ABSTRACT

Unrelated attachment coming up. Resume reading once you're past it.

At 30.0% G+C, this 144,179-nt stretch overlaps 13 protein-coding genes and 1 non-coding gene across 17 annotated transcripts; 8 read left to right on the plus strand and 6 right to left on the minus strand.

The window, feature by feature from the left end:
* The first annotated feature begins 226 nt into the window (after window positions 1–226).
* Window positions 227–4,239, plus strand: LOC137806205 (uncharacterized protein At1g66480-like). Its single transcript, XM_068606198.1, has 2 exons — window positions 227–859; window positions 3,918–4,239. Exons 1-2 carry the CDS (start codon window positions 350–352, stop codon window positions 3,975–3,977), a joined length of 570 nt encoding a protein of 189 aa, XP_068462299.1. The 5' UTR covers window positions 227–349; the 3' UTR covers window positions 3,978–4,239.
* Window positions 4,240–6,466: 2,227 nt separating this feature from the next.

This chapter deals with the rise of a globally networked civil/cosmopolitan Islamic activist organization in Turkey collectively referred to as the Gulen Movement (GM). In contemporary Turkey, the experience of late-Ottoman modernization, Kemalist republicanism, and institutional secularization gave rise to variations of both classical modernist and civil/cosmopolitan forms of Islamic activist organization. Among secular-minded Turks is that if 'Islamists' achieve majority representation in Parliament, as they did in 2002, they will inevitably attempt to subvert the state and campaign for an Islamic reform of Turkish society. In the 1990s, political and economic development in Turkey provided the GM network with global routes to be explored. The fall of the Soviet Union, the structural weakening of the Turkish state monopoly over information and capital flows, increased Turkish migration to Europe, and global developments in ICT all contributed to the transformation of the GM from a modest community of Nursi followers to an international civil/cosmopolitan Islamic activist movement.